It didn’t shock me to hear that Brian Williams has been ousted as anchor of NBC’s Nightly News.
His admitted embellishing of the truth about his Iraq war experience (and apparently other news items) cost him the credibility that is a journalist’s only currency. A number of media commentators expressed doubt that Williams would return to the anchor chair, and their predictions have proved accurate.
In a commentary post and accompanying video on Williams’ significant demotion, Howard Kurtz of Fox News said “the rank and file of his own news division was vehemently opposed” to Williams’ return. In addition to their resentment at the anchor’s sullying of the NBC News brand, which was certainly understandable, Kurtz added that Williams had also distanced himself from many of his fellow NBC journalists and became “increasingly aloof.”
How did that happen? Perhaps he became aloof by becoming more than a journalist — he became a celebrity.
Williams appeared on many programs outside the news sphere, including The Daily Show, numerous late-night shows as well as Saturday Night Live, which he guest-hosted in 2007. This mixing of entertainment and news personas may be necessary in this social media-driven environment in order to boost ratings for regular news broadcasts, particularly among the 18-49 year-old adult demographic treasured by advertisers. And perhaps it is working; the Pew Center notes that network news viewership rose in 2014, a significant achievement in an era of more news options – not always reliable – that today’s mobile environment offers. It made sense to engage younger viewers in new ways. It is good marketing strategy. But is it good for journalism?
Network anchors have their Facebook pages, their Twitter feeds, their Instagram accounts and their YouTube channels. But at some point, does that social media presence and their multiple appearances on entertainment programs make them more like entertainers than journalists? On the one hand, anchors and other journalists use social media just like journalists of a past era used the telephone and person-to-person contact — to reach out to sources, track down information, and gain perspective on breaking events from eyewitnesses who are on scene far earlier than any journalist. Stories break on Twitter, Facebook and YouTube frequently, and by using social media, journalists stay on top of the news.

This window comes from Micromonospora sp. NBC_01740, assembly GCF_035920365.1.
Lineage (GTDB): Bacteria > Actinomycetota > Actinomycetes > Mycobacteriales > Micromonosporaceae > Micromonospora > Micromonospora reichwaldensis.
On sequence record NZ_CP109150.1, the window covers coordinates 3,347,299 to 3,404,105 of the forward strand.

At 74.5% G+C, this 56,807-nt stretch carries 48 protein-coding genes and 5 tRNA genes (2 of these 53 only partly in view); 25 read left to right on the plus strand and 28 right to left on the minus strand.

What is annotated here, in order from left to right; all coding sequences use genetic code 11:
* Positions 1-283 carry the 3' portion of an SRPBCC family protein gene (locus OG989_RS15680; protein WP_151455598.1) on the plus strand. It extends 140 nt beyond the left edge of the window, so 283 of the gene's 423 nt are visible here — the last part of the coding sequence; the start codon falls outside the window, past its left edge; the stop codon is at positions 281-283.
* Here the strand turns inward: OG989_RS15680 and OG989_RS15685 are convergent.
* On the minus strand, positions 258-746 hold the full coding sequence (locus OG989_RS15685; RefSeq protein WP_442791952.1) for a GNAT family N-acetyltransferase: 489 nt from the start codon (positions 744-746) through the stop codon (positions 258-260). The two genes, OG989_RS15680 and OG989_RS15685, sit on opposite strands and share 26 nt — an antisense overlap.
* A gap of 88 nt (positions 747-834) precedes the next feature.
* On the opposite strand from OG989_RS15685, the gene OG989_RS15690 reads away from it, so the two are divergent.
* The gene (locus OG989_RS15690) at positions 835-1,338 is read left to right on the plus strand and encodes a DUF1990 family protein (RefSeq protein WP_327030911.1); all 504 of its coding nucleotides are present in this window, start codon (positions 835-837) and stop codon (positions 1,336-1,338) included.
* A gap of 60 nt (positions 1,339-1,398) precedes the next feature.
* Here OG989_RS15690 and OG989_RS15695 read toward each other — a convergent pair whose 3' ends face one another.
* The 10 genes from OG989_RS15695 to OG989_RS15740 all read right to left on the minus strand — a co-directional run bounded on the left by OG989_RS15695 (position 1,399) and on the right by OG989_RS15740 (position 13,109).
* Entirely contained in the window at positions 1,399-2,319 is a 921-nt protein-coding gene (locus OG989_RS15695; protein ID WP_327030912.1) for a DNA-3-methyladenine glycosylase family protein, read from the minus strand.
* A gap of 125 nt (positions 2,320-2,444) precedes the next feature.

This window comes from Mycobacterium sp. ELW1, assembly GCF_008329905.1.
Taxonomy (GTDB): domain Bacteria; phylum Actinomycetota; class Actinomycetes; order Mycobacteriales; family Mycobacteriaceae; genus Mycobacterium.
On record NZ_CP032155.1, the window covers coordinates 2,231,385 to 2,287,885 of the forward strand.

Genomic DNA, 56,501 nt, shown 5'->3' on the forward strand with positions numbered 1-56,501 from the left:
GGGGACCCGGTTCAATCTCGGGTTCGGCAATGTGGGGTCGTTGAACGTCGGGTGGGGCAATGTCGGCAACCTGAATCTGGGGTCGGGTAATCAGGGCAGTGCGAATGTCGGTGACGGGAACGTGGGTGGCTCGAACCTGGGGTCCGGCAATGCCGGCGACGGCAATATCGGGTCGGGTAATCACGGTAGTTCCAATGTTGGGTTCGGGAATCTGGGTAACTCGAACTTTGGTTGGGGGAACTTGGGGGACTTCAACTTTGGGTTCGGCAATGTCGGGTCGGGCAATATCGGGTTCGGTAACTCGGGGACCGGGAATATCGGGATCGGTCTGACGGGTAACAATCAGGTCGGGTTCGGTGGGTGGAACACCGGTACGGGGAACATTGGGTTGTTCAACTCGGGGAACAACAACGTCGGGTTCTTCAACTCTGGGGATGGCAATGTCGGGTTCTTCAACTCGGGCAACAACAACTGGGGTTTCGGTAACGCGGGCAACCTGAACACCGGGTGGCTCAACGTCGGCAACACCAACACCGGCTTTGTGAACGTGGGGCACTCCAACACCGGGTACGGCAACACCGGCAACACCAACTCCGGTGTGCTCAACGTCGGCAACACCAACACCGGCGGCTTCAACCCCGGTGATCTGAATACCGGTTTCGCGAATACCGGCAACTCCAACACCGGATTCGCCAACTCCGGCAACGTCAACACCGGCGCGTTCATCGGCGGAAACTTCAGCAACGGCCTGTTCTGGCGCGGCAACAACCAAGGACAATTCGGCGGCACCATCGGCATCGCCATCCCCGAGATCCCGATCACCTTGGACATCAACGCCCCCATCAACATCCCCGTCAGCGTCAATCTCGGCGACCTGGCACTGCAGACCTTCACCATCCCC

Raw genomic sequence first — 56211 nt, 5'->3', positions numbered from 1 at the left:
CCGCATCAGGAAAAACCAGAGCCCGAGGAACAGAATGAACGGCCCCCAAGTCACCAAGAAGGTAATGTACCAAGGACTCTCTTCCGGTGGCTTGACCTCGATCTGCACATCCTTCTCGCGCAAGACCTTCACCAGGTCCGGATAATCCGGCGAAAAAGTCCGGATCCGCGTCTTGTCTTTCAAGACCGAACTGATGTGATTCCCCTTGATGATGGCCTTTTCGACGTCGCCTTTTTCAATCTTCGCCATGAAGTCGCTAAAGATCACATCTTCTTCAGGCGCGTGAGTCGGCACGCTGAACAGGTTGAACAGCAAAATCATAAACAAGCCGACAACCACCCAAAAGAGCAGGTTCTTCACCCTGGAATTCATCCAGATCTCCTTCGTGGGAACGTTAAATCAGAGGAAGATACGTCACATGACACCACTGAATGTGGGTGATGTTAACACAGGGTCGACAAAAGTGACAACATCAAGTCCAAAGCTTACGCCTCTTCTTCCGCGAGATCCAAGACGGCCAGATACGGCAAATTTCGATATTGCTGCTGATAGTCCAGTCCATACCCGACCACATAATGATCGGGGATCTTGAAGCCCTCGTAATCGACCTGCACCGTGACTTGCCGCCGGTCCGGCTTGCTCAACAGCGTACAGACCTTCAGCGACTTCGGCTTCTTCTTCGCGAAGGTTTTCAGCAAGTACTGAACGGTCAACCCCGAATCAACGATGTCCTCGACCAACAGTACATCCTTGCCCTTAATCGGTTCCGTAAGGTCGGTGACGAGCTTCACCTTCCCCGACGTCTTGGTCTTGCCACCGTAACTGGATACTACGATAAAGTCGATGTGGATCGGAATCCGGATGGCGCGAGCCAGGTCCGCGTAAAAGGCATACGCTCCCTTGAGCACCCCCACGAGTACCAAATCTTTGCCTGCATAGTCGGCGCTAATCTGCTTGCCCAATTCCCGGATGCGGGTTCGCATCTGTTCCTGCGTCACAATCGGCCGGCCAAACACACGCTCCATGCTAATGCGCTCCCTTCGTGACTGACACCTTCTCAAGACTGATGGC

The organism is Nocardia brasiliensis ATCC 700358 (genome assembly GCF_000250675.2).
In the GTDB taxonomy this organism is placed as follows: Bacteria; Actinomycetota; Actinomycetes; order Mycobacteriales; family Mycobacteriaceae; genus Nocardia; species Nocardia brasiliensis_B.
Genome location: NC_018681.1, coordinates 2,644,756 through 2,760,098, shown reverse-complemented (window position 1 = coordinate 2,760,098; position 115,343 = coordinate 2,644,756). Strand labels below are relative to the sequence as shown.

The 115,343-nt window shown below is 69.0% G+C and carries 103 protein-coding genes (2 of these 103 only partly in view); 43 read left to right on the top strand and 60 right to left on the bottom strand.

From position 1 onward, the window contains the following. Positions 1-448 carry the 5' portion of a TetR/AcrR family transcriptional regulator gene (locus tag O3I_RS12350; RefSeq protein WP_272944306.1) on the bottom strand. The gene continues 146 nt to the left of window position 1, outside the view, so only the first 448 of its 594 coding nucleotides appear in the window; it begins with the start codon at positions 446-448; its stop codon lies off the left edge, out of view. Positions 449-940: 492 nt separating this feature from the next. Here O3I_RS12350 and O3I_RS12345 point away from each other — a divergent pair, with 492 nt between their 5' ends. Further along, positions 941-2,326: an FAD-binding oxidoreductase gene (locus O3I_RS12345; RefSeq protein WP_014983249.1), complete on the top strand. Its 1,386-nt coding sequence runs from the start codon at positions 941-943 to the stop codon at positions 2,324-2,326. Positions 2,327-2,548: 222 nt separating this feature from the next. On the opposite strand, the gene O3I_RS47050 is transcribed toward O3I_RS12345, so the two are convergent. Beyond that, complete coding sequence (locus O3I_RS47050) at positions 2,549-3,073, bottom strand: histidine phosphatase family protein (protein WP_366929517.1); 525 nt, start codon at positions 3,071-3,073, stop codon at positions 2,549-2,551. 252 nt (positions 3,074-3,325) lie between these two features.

But when those accounts inevitably become self-promotion channels as well, the perspective might easily shift and journalists become celebrities. Perhaps journalists should leave the promotional part to their network or media outlet’s marketing department. Journalists carry the power to change society. Edward R. Murrow ended McCarthyism with his reporting. Walter Cronkite changed the American public’s view of the Vietnam War with his battlefield chronicles and subsequent commentary. Can today’s journalists claim a similar power? Through social media, they can reach a wider audience. But can they retain that sense of authority that good journalists must possess?
In wrapping up his commentary, Kurtz observed that the remaining major broadcast network anchors were “workmanlike” journalists replacing celebrities: Lester Holt instead of Williams, David Muir in place of Diane Sawyer and Scott Pelley succeeding Katie Couric.
Has the “anchor as celebrity” phenomenon run its course? Maybe that’s a good thing.